|Lady Olivia Cunningham appears to be a paragon in every way. Beautiful, charming, and possessed of a heart of gold, her outlook on life is eternally sunny. When she meets the gruff and grumpy Drew Benton, Marquess of Sheridan at a ball, Olivia is intrigued. Why is this attractive man so unhappy? Perhaps itís because he lacks a wife to love, she reasons.
Drew has ample reason to be rather dour. Heís the widowed father of several children, all of whom are away at school. His wife was distant, and Drew has never known the happiness found in a loving marriage. Heís basically made his fortune by gambling. Banding together with several disaffected friends, Drew is enduring Londonís Season because his own daughter will soon need to come out in Society. His distaste for the social set and their useless fripperies is based on his own desire to help the poor, something that the ton has no interest in doing.
Drew and Olivia donít find much to like in one another, at least not at first. He believes sheís another useless socialite; she thinks heís fairly obnoxious in his outlook. But perhaps, Olivia reasons, if she can put her talents as a matchmaker to use, she can find someone for Drew to love. Drew, who canít believe a woman could be so blasted cheerful all the time, finds Olivia to be rather irritating, if rather fun to needle. Yet the better they get to know one another, the more they find their preconceived notions to be far from the truth.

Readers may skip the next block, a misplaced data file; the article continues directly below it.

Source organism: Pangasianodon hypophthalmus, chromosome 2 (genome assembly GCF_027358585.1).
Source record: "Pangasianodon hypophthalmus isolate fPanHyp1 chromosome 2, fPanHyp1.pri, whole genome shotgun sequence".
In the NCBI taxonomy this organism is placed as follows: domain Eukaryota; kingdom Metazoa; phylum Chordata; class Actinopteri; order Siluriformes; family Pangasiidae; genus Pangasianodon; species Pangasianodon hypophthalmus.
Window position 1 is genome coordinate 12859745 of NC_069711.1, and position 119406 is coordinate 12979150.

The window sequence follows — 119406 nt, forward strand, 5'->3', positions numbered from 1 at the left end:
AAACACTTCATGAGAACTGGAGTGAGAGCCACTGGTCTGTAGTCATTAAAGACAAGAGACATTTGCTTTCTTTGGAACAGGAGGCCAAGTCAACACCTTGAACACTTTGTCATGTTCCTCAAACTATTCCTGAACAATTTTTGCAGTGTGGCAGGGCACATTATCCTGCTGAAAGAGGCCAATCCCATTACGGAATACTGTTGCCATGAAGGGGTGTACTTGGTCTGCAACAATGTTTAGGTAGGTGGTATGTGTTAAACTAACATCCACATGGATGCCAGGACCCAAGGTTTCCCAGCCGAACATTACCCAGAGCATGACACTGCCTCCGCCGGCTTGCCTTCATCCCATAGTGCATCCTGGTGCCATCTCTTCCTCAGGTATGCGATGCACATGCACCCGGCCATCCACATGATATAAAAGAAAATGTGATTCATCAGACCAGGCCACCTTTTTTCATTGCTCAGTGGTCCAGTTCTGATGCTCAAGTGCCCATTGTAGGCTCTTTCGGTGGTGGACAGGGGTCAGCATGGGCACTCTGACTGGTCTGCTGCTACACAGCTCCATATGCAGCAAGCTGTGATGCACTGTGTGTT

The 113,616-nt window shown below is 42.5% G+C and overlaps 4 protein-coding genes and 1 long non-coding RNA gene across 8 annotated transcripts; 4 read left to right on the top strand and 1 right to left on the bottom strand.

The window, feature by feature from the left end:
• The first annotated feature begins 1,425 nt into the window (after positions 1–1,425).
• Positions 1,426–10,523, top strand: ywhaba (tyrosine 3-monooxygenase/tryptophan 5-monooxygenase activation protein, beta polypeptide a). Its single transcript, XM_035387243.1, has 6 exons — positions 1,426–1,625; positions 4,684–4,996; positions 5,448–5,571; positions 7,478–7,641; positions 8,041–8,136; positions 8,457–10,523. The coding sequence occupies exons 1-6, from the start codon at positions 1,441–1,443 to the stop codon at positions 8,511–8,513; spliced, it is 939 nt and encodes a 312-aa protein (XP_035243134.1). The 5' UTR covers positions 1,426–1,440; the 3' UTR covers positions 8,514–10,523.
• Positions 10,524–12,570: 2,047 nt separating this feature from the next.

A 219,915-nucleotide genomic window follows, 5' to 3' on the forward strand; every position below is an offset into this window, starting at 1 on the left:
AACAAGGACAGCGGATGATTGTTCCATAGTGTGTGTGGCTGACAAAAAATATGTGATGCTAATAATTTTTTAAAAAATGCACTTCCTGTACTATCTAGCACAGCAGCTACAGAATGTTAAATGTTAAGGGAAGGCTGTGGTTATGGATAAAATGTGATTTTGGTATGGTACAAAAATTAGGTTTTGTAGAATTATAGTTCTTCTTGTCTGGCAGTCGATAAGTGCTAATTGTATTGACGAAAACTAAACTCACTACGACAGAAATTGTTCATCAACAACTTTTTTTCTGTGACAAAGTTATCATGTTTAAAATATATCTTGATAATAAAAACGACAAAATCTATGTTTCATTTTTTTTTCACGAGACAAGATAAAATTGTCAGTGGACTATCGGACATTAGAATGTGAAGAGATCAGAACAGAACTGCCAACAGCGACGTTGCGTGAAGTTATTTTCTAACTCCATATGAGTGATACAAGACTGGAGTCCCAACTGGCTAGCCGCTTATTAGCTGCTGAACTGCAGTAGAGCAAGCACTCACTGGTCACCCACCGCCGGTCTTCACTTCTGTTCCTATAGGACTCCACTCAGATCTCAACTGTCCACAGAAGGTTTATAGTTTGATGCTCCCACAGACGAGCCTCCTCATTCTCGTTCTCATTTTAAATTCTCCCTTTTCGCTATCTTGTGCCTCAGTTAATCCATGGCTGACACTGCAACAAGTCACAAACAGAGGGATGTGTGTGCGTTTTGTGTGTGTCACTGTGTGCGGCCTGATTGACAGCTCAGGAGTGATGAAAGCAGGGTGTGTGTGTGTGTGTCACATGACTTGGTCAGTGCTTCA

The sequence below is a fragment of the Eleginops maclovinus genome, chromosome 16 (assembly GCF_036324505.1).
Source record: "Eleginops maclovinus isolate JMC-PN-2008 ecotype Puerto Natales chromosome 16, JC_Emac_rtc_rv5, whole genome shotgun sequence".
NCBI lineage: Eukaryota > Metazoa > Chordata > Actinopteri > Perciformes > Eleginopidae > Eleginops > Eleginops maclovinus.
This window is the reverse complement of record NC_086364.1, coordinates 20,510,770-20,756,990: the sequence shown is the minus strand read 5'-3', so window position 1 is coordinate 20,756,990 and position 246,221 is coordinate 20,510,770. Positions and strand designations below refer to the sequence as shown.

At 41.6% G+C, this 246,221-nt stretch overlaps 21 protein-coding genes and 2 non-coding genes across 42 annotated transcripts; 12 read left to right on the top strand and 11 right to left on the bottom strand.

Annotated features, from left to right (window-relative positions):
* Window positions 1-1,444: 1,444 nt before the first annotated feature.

Olivia is involved in a plan to help give Londonís prostitutes a chance at a better life. While interesting, this plot point also made Olivia look like a dimwit in several instances. She comes across as a woman whose heart is in the right place, but who is quite content to trip lightly back to her comfortable life after her attempts to spread sunshine among the streetwalkers. And she never seems to miss a ball or party, or miss a chance to be dressed in her best. I was with Drew in finding her a bit annoying.
Drew is the more interesting character, as he actually has to make a change in his outlook during the story. Heís never known a woman to take an interest in anything outside of Society, so even Oliviaís somewhat disjointed assistance to the prostitutes comes as a huge surprise. There are several secondary characters that figure in a few subplots, too. All in all, this is a fairly busy story.
Yet, with the exception of Drew, none of the characters lingered long in my mind after finishing the book, which means it falls into the ďacceptableĒ category. Lady Olivia to the Rescue will provide a few hours of pleasant diversion, though.